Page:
Embrace your flaws and learn from them

Most of us talk a good game about being open to feedback — until we get some. It isn’t just developing professionals. I have known executives with a ton of experience, people who have been coached for years, who still bristle and get defensive when the scene changes and the truth comes out.

It’s only natural, in a way. We invest a lot in our professional identities. Some people market being open to feedback as part of their brand and still can’t receive it gracefully. It’s hard stuff.

I think there are basically three types of leaders. 1) Those, who in full knowledge of their flaws, are broken by it and can no longer lead. 2) Those, who in full knowledge of their flaws, are broken by it and can never own up to them. 3) Those, who in full knowledge of their flaws, summon the courage and resolve to persevere forward anyway … finding healing for themselves and planting redemption in the culture around them.

Type 1 leaders hear the inevitable criticisms that come with decision-making jobs, but my observation is that external feedback is not what ultimately breaks them. We are all required to participate in our demise or triumph. Any leader worth their salt is going to know they don’t get it right all the time, that they’re flawed and no more worthy of leadership than anyone else.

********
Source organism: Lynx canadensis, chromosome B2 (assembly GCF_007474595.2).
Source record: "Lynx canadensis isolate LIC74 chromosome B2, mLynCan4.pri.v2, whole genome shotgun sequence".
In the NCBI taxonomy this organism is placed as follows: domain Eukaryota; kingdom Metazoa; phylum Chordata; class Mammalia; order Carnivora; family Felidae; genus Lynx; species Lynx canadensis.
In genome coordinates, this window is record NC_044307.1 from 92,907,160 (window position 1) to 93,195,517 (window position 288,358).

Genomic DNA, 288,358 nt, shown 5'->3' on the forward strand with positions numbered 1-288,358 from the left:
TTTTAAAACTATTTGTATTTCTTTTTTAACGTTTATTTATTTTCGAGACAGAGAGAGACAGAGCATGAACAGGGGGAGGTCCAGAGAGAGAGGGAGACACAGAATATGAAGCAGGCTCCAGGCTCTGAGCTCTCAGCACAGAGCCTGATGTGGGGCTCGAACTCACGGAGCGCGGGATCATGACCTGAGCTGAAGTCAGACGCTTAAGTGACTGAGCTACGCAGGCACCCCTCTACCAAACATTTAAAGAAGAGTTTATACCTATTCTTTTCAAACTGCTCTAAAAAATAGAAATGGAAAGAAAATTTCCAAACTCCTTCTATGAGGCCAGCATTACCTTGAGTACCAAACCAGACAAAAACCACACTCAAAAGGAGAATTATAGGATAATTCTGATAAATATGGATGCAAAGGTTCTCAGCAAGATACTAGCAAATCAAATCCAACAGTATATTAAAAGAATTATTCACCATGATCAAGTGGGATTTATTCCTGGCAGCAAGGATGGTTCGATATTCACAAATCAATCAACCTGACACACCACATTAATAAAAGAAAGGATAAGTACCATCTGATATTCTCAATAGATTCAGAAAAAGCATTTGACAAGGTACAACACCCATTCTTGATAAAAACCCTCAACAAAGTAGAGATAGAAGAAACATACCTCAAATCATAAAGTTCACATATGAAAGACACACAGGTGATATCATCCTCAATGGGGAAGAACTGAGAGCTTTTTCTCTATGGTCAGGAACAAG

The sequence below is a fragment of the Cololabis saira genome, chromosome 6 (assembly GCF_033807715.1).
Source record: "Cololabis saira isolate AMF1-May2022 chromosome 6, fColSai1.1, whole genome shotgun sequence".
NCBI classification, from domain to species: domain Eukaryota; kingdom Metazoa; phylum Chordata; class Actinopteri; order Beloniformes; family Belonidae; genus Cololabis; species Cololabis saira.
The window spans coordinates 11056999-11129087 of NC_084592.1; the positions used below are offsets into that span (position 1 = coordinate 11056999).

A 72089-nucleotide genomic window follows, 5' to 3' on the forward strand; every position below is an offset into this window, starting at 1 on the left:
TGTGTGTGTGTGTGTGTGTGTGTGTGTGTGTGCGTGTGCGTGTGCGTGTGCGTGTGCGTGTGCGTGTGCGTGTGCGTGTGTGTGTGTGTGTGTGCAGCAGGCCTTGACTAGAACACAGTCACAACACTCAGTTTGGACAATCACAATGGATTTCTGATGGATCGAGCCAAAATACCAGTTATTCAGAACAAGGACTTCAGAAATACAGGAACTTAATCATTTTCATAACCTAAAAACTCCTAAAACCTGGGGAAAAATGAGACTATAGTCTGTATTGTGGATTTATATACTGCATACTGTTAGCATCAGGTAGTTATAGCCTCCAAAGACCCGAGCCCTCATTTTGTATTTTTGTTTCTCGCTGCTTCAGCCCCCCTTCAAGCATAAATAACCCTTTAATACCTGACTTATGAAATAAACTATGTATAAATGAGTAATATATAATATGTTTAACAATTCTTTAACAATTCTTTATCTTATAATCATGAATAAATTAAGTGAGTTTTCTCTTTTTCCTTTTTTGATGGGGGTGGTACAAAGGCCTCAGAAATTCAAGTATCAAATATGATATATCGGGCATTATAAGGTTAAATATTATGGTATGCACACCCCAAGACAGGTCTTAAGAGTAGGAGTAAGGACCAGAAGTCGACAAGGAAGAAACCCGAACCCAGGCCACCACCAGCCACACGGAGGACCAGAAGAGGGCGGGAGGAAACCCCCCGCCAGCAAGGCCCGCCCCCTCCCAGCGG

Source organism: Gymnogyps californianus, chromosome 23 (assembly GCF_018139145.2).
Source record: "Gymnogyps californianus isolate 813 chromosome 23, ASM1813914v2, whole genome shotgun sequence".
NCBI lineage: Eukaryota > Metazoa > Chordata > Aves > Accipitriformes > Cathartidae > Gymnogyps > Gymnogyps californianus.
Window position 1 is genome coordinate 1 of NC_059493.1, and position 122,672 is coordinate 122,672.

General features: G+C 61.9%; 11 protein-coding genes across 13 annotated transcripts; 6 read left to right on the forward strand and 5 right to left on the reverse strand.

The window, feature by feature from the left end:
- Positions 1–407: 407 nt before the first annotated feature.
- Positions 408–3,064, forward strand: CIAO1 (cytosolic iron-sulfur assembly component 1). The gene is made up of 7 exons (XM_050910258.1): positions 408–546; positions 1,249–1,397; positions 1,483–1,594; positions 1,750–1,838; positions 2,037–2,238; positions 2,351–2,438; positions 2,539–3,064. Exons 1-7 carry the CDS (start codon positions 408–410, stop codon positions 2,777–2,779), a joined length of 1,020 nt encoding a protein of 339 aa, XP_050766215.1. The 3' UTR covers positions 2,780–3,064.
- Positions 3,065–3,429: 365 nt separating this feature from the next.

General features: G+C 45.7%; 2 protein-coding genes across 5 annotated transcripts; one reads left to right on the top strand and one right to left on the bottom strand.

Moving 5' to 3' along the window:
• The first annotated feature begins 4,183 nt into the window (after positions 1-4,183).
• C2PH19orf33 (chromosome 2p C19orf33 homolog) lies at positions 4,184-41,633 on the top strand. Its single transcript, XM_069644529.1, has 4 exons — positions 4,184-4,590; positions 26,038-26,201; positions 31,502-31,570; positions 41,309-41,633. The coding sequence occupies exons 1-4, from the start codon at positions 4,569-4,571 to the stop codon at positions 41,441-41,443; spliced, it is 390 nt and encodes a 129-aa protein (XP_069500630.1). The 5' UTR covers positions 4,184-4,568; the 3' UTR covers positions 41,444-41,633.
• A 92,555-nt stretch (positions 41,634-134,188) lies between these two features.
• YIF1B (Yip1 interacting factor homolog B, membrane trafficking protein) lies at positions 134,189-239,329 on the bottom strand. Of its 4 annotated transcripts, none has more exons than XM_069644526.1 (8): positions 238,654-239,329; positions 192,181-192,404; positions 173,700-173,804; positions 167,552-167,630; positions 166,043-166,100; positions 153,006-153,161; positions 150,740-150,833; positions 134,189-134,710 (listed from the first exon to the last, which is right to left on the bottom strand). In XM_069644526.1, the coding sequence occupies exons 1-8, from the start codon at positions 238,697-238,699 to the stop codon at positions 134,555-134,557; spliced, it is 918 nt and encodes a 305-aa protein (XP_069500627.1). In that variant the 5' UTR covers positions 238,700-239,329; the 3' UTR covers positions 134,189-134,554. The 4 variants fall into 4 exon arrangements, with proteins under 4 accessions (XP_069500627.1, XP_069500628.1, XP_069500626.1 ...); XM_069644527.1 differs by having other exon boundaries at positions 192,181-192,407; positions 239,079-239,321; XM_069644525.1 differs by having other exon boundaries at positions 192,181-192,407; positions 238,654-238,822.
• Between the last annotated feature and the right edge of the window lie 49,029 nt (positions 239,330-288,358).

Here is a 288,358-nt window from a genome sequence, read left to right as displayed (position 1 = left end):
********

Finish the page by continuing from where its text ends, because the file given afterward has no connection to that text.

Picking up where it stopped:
So, as the mind constantly cycles through its convictions and self-criticisms, it can form a malignant alignment with forces of doubt cast from without. Too often, this spirals into a doom loop, and the prophecy becomes ultimately fulfilled. The emperor has no clothes, knows it, and flees the weight of truth.

Type 2 leaders hear the same inevitable criticisms and also know they don’t get it right all the time. But that knowledge is too much for them to stand. They put on a toxic air of infallibility and bring chaos to the world around them. These are the most dangerous leaders of all. They never get the benefit of learning from their mistakes, uncovering the truths of criticism, or discovering the grace around them through their flaws.

They are feared (sometimes hated) by their inner circle, never develop enduring teams, and leave a string of broken people and relationships in their wake. The emperor has no clothes, knows it, and responds through tyranny.

Type 3 leaders also know and understand their flaws. But they summon the will to do the hard work of listening to the feedback and critiques of others. Through a combination of perseverance, mentorship, courage, self-belief and fearless moral inquiry, they come to see their flaws as common to the human and leadership experience. Recognizing and even finding truth in criticism becomes an instrument of redemptive response to the world.

They seek to adapt their behaviors to make their leadership more rational and responsive to the world around them. The emperor has no clothes, knows it, knows no one else has clothes on either, and becomes more sympathetic toward themselves and others for that very reason. Feedback. Get some.

Daniel Flowers is president and CEO of the Akron-Canton Regional Foodbank